A study by npower on the effects of carbon monoxide poisoning has revealed that a third of pet owners have been warned of danger by their pet.
Two thousand pet owners were surveyed and results show that hazards including fire and carbon monoxide leaks have been detected by their animal companions.
A carbon monoxide leak cannot be smelt, seen or tasted and early symptoms of poisoning commonly include vomiting, excessive tiredness and erratic behaviour. The study revealed that 1 in 10 people are not aware that exposure can be fatal, yet carbon monoxide poisoning causes approximately 50 deaths every year in the UK.
One survey responder commented: “One evening, three years ago, I passed out on the sofa whilst watching television and my seven-year-old Collie licked me non-stop to wake me up. I was able to get up and went out for fresh air in good time. I later found out that the gas fire was giving off high readings of carbon monoxide as was the cooker.”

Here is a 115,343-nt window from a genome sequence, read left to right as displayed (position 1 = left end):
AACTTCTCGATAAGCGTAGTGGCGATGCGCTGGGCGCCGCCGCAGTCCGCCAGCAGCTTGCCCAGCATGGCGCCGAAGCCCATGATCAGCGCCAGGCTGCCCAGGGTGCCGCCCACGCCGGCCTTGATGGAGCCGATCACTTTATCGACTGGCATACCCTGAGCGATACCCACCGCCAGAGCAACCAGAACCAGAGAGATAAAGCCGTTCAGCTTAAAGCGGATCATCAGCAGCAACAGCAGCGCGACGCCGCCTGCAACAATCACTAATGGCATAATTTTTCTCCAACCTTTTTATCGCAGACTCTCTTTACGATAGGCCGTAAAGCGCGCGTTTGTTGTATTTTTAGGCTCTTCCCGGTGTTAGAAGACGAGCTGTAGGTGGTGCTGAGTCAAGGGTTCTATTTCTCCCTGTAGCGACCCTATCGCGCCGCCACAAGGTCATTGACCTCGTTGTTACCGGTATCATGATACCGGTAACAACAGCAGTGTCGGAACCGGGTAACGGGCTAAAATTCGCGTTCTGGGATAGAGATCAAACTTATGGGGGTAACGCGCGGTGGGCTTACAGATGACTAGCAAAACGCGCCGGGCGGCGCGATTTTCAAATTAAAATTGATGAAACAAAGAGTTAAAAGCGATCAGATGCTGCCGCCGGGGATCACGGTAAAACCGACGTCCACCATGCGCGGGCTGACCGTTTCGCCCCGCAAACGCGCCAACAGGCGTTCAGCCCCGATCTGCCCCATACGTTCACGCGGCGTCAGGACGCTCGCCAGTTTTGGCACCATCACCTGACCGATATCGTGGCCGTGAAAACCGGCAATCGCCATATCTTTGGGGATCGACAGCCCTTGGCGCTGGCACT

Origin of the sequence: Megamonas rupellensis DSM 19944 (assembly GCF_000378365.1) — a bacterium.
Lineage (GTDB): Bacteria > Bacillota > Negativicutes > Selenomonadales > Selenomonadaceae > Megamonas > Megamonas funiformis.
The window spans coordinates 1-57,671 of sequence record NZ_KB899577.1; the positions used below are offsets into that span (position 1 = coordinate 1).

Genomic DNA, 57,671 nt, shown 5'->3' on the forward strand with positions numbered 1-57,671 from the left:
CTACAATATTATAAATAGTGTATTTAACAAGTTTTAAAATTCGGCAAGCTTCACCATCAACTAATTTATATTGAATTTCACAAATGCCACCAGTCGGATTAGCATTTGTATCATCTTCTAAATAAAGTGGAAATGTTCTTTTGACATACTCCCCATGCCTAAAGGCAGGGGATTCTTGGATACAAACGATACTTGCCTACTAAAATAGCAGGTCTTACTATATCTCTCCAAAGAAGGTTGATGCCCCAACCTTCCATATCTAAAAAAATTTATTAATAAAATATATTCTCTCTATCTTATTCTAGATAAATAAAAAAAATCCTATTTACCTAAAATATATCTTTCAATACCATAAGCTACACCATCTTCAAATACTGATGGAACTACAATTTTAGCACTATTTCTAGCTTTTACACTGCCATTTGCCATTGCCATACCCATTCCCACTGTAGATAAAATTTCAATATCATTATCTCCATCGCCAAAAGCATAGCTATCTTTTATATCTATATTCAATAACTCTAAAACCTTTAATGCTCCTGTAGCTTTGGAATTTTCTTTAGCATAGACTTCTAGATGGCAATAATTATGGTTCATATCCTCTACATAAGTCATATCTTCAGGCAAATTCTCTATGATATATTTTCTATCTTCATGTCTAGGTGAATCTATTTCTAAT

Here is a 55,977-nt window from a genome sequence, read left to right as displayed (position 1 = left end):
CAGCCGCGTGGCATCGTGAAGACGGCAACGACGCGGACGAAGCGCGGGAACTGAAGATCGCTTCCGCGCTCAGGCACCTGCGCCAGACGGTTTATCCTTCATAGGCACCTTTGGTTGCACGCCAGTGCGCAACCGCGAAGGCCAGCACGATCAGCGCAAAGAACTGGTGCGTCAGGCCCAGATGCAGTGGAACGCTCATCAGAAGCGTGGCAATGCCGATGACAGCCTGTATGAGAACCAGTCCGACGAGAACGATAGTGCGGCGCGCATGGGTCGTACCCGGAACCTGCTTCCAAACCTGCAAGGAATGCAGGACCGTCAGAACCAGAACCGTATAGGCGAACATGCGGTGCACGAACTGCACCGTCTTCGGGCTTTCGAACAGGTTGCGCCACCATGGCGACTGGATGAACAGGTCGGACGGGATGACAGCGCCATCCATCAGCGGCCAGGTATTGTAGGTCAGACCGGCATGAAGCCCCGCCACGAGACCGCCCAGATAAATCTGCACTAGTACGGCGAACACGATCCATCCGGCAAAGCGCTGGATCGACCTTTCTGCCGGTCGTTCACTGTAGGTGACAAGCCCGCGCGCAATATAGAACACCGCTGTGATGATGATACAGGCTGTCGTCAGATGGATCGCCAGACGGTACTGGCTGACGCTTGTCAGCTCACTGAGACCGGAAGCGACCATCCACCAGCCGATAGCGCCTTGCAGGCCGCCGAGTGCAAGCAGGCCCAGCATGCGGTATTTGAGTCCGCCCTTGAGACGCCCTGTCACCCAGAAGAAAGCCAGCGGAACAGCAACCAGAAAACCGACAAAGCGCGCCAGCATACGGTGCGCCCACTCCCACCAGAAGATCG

Further examples from the study of heroic pet action include a dog who barked repeatedly to alert a new parent that their baby was having a convulsion; an owner who was woken from a hypoglycaemic attack; and a pet which became agitated after inhaling carbon monoxide and subsequently made the owner aware of the leak.
When compared to humans, animals are often affected by poisonous fumes more quickly. The smaller the body, the faster the symptoms generally develop.